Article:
"This open house had staff and guests share about their professional, academic, and recreational experiences related to environmental stewardship."
On Wednesday November 15, the Environmental Stewardship teaching team arranged a Stewardship Opportunity Open House. This open house had staff and guests share about their professional, academic, and recreational experiences related to environmental stewardship. Seminar topics around art, land and wildlife conservation, writing and sustainability were offered to students to attend. Listed below are several of the seminar descriptions to give more insight on the seminars offered to students.
Bruce and Sam Crownover from Madison, WI are parents of a CS15 student and visited for the open house to discuss environmental art and advocacy. As an Environmental Artist, Bruce shared about environmental activism through art. His latest project "The Last Glacier" highlights the effects of climate change through print. Art students worked with Bruce on Thursday and Friday to gain more hands-on learning from the professional artist. He used the academic building gathering space to instruct students on screen printing.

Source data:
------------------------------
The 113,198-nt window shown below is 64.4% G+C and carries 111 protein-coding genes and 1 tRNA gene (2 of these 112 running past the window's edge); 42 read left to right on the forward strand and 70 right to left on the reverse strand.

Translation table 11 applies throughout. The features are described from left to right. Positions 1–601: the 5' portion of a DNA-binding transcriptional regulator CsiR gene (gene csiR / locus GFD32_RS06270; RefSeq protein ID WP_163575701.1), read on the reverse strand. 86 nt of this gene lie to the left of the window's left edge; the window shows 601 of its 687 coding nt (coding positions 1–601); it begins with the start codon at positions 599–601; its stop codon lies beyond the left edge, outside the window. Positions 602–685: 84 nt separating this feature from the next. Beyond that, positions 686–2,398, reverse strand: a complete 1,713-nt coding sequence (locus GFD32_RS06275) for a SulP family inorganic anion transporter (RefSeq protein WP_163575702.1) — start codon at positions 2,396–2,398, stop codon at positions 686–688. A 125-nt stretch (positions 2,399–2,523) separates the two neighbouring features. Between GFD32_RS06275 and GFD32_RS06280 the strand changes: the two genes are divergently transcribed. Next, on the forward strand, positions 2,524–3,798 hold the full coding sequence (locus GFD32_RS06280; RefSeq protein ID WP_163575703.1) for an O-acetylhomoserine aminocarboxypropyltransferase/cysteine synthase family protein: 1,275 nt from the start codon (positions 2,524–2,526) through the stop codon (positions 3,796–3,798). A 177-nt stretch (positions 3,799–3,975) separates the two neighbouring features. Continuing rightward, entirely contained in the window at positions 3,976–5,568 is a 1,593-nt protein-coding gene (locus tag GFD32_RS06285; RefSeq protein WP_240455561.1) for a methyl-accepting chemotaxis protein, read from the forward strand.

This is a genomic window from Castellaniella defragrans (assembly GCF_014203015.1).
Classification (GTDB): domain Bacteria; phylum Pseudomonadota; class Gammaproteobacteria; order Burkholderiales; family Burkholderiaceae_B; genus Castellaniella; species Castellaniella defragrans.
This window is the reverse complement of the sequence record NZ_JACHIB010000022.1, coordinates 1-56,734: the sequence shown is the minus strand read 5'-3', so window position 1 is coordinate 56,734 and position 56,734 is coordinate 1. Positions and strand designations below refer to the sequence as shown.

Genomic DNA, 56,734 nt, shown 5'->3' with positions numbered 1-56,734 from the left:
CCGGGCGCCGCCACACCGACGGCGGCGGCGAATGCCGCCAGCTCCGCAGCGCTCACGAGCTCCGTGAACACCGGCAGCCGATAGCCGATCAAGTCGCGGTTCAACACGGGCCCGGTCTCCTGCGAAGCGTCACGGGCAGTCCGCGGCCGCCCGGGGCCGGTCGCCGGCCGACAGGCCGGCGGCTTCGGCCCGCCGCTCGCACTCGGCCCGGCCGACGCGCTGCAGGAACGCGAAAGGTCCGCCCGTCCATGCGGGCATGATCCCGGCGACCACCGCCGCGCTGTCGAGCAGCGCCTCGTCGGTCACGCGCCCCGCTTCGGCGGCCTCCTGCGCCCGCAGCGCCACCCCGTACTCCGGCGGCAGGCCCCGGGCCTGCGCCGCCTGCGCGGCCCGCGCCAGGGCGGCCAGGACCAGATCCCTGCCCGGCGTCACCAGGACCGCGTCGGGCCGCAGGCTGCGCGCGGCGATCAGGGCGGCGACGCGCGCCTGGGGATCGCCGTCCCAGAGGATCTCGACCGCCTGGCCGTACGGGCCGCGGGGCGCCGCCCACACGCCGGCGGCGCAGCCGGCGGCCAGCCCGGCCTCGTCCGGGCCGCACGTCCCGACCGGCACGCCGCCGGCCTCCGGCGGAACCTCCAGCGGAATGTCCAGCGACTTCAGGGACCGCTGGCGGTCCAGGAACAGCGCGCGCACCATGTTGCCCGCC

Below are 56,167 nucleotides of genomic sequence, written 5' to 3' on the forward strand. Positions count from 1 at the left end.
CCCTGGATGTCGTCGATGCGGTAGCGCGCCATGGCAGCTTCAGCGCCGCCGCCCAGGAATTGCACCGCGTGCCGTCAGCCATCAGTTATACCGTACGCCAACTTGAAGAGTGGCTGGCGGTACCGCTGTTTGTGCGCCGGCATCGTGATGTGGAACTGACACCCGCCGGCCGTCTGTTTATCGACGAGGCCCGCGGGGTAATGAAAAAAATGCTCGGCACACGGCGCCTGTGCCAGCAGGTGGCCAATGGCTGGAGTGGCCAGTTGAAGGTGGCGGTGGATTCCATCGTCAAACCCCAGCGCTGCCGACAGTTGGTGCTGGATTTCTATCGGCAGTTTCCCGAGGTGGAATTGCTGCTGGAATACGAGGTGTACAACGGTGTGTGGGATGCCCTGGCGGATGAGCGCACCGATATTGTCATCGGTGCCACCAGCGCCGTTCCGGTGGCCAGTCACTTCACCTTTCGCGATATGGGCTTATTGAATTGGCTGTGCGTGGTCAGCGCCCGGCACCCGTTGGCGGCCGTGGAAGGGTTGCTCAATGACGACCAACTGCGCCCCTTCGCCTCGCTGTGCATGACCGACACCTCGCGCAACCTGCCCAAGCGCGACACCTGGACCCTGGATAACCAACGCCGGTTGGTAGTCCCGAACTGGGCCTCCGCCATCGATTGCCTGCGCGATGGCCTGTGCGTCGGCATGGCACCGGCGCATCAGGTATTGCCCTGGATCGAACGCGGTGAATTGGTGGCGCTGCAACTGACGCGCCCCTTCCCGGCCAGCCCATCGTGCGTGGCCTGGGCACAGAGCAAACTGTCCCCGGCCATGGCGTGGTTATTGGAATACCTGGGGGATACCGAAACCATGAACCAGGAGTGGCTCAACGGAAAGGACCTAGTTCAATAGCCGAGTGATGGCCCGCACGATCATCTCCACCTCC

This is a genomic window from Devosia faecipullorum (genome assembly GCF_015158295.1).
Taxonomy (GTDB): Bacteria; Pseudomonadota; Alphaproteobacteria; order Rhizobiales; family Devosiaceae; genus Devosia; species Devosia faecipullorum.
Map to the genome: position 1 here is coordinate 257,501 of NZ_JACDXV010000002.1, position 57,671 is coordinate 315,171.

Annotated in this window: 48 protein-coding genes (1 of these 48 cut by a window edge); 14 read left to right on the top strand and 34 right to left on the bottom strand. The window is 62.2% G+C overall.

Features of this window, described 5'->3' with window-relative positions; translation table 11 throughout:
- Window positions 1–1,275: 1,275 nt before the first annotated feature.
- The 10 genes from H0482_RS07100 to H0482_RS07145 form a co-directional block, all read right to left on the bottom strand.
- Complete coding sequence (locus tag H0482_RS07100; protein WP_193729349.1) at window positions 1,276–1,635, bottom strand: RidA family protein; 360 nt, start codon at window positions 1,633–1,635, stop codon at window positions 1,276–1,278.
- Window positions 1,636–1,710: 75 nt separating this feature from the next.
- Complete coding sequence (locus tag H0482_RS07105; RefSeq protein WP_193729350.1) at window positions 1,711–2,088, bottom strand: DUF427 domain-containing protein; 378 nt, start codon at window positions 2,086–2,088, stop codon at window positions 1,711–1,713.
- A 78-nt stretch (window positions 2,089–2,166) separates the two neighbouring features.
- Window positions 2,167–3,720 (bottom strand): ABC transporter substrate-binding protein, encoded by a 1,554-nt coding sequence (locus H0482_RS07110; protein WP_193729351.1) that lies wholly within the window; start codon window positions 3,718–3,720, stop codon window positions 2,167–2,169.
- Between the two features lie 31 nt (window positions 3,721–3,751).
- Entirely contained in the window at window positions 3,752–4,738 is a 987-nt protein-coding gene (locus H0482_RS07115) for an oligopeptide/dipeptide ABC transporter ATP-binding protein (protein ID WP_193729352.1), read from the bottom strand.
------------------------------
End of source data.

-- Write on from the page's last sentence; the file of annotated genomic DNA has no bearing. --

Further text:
Assistant Director of Student Instruction, Eleva Potter, talked about sustainable living skills. Before joining Conserve School August 2015, Eleva had spent some time out west living in a sustainable community. She shared with students the unique ways to gain skills by living and working in communities that value the Earth and people. Students specifically explored different eco-villages and folk schools to consider how they may incorporate sustainable living in their lives.
Environmental Stewardship Teaching Fellows Emma Velis and Hannah Barg shared their experiences related to land restoration. They shared more about what land restoration is, as well as who the people and organizations are that are in charge of this kind of work. The teaching fellows discussed the theories and ideas that guide land restoration, as well as the exciting range of jobs in the field.
A.P. Environmental Science teacher, Leanna Jackan, provided students information on research opportunities with federal organizations. This research helped Leanna build skills in college and she told stories about her experience with the Aquatic Ecosystem Health Branch of the United States Geological Survey.
Outdoor Skills Teaching Fellow, Kate Witkowski, shared with students opportunities such as internships, jobs, and academic research in Wildlife Ecology. Students learned from Kate about the challenges and rewards of working in wildlife ecology. Kate specifically shared about her undergraduate research on flying squirrels in Land O' Lakes and work with the DNR including testing of deer for Chronic Wasting Disease.